Still, there are some special moments

At first, I thought the writing on the gates were some kind of prayer or inscription for good luck. They're actually the names of the companies and organizations who have sponsored a Torii Gate! Hmmm, wonder how much it would take to sponsor a RideDOT.com Torii Gate? I have a sharpie in my pocket, so it could actually be quite cheap...

Kidding!!!


Proof that I was there. It *is* nice to be outside for a change...

These Torii Gates symbolize good luck to those who walk underneath them, so thousands of them must mean even better luck. Actually, they just lead to exhaustion. These gates line the 2 km uphill climb and it is steep!


(l) A little Escher-esque side-alley on the main path (r) Finally, made it to the top. You can see Kyoto below us. Now only 2 kms back down again!

Some of the things you see along the 4 km hike around Fushimi Inari Taisha Temple

Neda loves hiking.

Our sight-seeing pace is relentless. Only a couple more days to go before we have to leave Kyoto.


We have to catch a bus to our next destination and while waiting, we see some kind of parade going down the street

I tried searchnig online, no idea what they are celebrating...?

We are on our way to Toei Kyoto Studio Park. It's a theme park modeled after the Edo period in Japan's history. It's actually situated inside a real movie studio.


By far, the most popular thing to do at Toei Studio Park is to rent a costume from your favorite TV show
and pose around the sets, taking pictures for your Facebook or Instagram page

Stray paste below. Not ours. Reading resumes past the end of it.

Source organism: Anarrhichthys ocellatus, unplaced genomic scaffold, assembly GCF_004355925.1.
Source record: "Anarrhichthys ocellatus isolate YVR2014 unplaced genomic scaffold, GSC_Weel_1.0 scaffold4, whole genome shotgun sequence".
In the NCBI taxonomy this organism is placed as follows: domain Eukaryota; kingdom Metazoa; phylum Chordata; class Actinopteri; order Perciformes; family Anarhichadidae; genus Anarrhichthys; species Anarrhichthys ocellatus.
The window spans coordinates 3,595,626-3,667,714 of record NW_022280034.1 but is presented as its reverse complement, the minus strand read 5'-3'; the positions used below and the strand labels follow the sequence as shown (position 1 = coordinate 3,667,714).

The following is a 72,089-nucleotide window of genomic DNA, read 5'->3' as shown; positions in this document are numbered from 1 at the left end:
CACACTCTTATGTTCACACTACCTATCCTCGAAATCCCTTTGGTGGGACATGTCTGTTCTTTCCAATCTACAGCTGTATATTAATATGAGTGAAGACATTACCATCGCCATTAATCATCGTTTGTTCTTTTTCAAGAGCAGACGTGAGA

Cosplay (aka Costume Play) is a sub-culture of sci-fi and comic book conventions where participants dress up as their favorite character. It's very popular these days in North America, but Cosplay actually started in Japan in the early 1970s.


So interesting seeing all the different costumes from TV shows and cartoons that I've never seen

Even with the manga and animes that made it out to the western world, I still couldn't tell you the difference between a Yi-Gi-Oh or a Power Ball Z. I think one shoots fireballs from his hands, and the other one dresses in school-girl uniforms? I don't know...


Throughout the day, there are cool shows involving sword fights and good versus evil, although I couldn't tell you which is which

It's like watching a Captain America re-enactment and saying, "I think the guy with the shield is the bad guy..." It's quite obvious all the Japanese people watching know who the characters are...


There seem to be alot of umbrellas involved in Japanese cosplay

See what I mean?

There are tons of things to do at The Toei Studio, rides and shows and museums based on all the TV programs films they've produced. But we haven't seen any of them, so it really doesn't mean anything to us. It's like going to Universal Studios, without ever seen Amityville Horror or Jaws, etc.

We mainly stuck to the Edo village and just took pictures of all the interesting cosplayers. We did duck into this museum though:


I have no idea who these guys are, but I think they are related to the Mighty Morphin Power Rangers.
I like their motorbikes too...

Power Rangers was a bit after my time. When I was a kid, I used to watch a show called Battle of the Planets. I found out many years later that this was based on a Japanese cartoon called "Science Ninja Team Gatchaman". Just like Mighty Morphin' Power Rangers was based on the 1970s Japanese TV series, "Super Sentai".


The Super Sentai series were basically Japan's superhero shows. Decades before Marvel hit it big on the screen!

A little tomfoolery at the Toei Studio museum

We have to leave Kyoto now.

I'm a bit disappointed, because after our motorcycle trek around Japan, we had all these grand plans for getting an apartment in Kyoto, living like the locals do, getting out into the neighbourhood, hanging out more with the Kansai Riders. Really getting a feel as to what it's like to live in this beautiful and captivating country.

But instead, I spent almost the entire month in bed. If it wasn't for Neda dragging me out to try to have a good time, I would have slept through our entire time in Kyoto.